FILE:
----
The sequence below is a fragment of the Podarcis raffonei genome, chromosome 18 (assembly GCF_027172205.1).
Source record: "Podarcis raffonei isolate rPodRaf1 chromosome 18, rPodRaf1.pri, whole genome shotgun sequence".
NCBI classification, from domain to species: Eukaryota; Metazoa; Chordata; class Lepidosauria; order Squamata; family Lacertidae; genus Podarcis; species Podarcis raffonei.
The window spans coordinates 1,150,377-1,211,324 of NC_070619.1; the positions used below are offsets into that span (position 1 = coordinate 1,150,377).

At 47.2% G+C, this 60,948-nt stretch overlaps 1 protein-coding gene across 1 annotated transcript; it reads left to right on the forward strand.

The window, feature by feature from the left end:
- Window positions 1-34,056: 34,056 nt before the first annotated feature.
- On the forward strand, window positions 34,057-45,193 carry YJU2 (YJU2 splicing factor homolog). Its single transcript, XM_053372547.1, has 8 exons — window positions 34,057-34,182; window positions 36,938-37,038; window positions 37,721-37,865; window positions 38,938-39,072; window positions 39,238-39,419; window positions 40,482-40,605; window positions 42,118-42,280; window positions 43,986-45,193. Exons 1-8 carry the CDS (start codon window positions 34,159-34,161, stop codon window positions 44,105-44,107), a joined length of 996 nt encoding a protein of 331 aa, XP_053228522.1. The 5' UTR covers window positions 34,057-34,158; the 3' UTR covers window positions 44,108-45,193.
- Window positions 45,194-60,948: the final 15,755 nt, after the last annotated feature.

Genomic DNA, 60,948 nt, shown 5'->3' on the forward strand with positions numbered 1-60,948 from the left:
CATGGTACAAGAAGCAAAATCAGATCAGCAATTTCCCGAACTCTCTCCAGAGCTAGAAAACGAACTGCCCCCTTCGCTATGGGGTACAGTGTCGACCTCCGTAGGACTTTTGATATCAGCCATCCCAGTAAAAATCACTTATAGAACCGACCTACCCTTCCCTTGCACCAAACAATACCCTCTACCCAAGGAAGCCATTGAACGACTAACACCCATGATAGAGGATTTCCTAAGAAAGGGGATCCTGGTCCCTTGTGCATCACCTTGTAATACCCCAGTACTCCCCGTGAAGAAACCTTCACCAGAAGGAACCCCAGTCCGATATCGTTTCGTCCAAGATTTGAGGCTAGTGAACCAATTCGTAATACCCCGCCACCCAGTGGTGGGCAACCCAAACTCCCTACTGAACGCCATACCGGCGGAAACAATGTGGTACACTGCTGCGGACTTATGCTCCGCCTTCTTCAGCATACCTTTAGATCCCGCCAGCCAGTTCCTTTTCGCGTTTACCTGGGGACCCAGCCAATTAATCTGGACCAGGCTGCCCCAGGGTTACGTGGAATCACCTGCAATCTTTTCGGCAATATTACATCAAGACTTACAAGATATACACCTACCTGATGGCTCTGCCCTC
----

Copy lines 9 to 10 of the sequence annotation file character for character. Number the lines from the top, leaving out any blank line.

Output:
- Window positions 45,194-60,948: the final 15,755 nt, after the last annotated feature.

Genomic DNA, 60,948 nt, shown 5'->3' on the forward strand with positions numbered 1-60,948 from the left: